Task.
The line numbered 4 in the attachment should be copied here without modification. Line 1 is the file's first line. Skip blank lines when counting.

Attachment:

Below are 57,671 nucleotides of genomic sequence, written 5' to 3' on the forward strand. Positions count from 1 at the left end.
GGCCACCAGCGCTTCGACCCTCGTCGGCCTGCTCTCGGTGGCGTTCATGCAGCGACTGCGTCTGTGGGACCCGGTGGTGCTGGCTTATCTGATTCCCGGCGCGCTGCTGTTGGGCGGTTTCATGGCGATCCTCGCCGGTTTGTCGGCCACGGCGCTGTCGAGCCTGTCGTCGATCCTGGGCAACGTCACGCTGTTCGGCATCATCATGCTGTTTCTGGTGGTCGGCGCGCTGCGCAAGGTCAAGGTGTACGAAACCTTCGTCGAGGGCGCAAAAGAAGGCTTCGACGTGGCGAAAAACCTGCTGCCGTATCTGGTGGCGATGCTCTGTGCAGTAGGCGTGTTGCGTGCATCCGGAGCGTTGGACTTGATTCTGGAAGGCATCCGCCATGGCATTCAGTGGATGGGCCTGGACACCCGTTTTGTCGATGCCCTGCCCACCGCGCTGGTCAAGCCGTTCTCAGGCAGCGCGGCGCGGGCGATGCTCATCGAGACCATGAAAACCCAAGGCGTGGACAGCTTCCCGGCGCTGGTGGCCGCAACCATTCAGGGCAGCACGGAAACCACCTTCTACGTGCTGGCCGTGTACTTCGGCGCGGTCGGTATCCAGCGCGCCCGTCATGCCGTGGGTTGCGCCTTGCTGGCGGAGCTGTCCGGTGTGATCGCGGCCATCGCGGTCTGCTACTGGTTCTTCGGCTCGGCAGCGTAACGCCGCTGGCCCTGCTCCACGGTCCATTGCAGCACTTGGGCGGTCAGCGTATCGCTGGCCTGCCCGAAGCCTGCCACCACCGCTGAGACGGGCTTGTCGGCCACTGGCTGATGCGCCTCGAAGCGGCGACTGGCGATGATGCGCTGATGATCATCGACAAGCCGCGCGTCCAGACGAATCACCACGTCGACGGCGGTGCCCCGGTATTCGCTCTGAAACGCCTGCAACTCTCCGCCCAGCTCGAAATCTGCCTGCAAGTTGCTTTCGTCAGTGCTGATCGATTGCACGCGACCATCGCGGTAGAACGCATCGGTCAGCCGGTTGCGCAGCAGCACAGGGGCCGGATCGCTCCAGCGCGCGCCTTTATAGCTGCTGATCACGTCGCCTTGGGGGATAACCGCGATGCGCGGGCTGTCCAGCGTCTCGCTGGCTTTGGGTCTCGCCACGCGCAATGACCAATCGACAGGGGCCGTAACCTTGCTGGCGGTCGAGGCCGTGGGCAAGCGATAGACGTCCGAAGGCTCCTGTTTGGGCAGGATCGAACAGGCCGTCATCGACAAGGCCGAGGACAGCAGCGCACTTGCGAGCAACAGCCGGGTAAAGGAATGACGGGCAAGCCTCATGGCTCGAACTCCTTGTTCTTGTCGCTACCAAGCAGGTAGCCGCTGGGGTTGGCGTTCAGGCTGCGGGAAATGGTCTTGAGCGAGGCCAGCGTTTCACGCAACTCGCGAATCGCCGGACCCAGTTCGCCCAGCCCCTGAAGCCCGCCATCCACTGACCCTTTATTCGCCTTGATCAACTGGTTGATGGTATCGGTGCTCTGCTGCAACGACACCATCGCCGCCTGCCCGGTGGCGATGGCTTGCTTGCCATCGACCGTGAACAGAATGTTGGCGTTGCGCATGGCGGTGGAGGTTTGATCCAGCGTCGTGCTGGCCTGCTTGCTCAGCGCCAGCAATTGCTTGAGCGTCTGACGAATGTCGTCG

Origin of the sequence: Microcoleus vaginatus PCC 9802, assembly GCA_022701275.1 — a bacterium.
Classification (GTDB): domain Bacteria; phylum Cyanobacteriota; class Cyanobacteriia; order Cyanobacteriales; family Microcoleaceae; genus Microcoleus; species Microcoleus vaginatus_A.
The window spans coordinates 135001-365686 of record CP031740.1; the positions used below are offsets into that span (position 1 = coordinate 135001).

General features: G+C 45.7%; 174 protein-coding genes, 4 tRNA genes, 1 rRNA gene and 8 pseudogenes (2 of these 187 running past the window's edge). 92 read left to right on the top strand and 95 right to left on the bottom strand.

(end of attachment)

Classification (GTDB): domain Bacteria; phylum Cyanobacteriota; class Cyanobacteriia; order Cyanobacteriales; family Microcoleaceae; genus Microcoleus; species Microcoleus vaginatus_A.